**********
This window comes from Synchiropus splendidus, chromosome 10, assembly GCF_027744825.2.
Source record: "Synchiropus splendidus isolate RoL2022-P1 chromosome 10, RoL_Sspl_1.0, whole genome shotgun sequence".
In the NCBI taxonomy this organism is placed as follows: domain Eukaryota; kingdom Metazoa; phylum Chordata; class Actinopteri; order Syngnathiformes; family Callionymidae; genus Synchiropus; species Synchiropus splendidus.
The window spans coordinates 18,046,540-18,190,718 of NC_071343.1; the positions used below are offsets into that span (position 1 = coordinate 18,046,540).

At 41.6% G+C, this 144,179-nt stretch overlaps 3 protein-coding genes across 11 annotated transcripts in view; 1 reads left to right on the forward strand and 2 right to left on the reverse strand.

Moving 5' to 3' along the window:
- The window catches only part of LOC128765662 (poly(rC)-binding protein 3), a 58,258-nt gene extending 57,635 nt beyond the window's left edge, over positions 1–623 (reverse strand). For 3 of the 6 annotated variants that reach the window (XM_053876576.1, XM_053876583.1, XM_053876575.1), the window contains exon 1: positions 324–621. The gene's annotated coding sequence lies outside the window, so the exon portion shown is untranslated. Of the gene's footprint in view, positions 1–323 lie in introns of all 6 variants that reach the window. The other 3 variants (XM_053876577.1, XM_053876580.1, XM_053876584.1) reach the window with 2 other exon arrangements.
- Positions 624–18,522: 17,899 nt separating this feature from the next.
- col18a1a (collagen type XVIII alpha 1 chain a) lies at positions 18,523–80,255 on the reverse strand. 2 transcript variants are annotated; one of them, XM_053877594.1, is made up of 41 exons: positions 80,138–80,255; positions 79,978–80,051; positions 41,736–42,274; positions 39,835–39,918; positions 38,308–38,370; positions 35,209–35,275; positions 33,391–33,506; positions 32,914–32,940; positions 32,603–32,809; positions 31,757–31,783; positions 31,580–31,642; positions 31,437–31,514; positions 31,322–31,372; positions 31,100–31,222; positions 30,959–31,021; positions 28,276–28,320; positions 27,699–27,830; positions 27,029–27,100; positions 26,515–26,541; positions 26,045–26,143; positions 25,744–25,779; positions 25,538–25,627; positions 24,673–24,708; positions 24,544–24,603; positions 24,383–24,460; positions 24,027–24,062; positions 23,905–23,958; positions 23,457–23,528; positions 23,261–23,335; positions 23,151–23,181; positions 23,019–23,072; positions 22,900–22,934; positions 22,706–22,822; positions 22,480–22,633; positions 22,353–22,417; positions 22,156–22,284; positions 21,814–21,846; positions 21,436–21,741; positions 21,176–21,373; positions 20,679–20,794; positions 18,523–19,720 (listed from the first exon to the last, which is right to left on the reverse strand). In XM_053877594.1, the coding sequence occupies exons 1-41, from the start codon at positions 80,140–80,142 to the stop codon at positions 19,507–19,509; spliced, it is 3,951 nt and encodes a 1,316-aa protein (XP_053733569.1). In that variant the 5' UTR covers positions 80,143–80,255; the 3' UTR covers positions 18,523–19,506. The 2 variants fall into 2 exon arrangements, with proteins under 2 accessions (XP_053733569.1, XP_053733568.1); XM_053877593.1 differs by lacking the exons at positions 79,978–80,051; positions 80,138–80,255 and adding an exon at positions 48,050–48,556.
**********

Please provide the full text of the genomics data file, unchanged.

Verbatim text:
This window comes from Synchiropus splendidus, chromosome 10, assembly GCF_027744825.2.
Source record: "Synchiropus splendidus isolate RoL2022-P1 chromosome 10, RoL_Sspl_1.0, whole genome shotgun sequence".
In the NCBI taxonomy this organism is placed as follows: domain Eukaryota; kingdom Metazoa; phylum Chordata; class Actinopteri; order Syngnathiformes; family Callionymidae; genus Synchiropus; species Synchiropus splendidus.
The window spans coordinates 18,046,540-18,190,718 of NC_071343.1; the positions used below are offsets into that span (position 1 = coordinate 18,046,540).

At 41.6% G+C, this 144,179-nt stretch overlaps 3 protein-coding genes across 11 annotated transcripts in view; 1 reads left to right on the forward strand and 2 right to left on the reverse strand.

Moving 5' to 3' along the window:
- The window catches only part of LOC128765662 (poly(rC)-binding protein 3), a 58,258-nt gene extending 57,635 nt beyond the window's left edge, over positions 1–623 (reverse strand). For 3 of the 6 annotated variants that reach the window (XM_053876576.1, XM_053876583.1, XM_053876575.1), the window contains exon 1: positions 324–621. The gene's annotated coding sequence lies outside the window, so the exon portion shown is untranslated. Of the gene's footprint in view, positions 1–323 lie in introns of all 6 variants that reach the window. The other 3 variants (XM_053876577.1, XM_053876580.1, XM_053876584.1) reach the window with 2 other exon arrangements.
- Positions 624–18,522: 17,899 nt separating this feature from the next.
- col18a1a (collagen type XVIII alpha 1 chain a) lies at positions 18,523–80,255 on the reverse strand. 2 transcript variants are annotated; one of them, XM_053877594.1, is made up of 41 exons: positions 80,138–80,255; positions 79,978–80,051; positions 41,736–42,274; positions 39,835–39,918; positions 38,308–38,370; positions 35,209–35,275; positions 33,391–33,506; positions 32,914–32,940; positions 32,603–32,809; positions 31,757–31,783; positions 31,580–31,642; positions 31,437–31,514; positions 31,322–31,372; positions 31,100–31,222; positions 30,959–31,021; positions 28,276–28,320; positions 27,699–27,830; positions 27,029–27,100; positions 26,515–26,541; positions 26,045–26,143; positions 25,744–25,779; positions 25,538–25,627; positions 24,673–24,708; positions 24,544–24,603; positions 24,383–24,460; positions 24,027–24,062; positions 23,905–23,958; positions 23,457–23,528; positions 23,261–23,335; positions 23,151–23,181; positions 23,019–23,072; positions 22,900–22,934; positions 22,706–22,822; positions 22,480–22,633; positions 22,353–22,417; positions 22,156–22,284; positions 21,814–21,846; positions 21,436–21,741; positions 21,176–21,373; positions 20,679–20,794; positions 18,523–19,720 (listed from the first exon to the last, which is right to left on the reverse strand). In XM_053877594.1, the coding sequence occupies exons 1-41, from the start codon at positions 80,140–80,142 to the stop codon at positions 19,507–19,509; spliced, it is 3,951 nt and encodes a 1,316-aa protein (XP_053733569.1). In that variant the 5' UTR covers positions 80,143–80,255; the 3' UTR covers positions 18,523–19,506. The 2 variants fall into 2 exon arrangements, with proteins under 2 accessions (XP_053733569.1, XP_053733568.1); XM_053877593.1 differs by lacking the exons at positions 79,978–80,051; positions 80,138–80,255 and adding an exon at positions 48,050–48,556.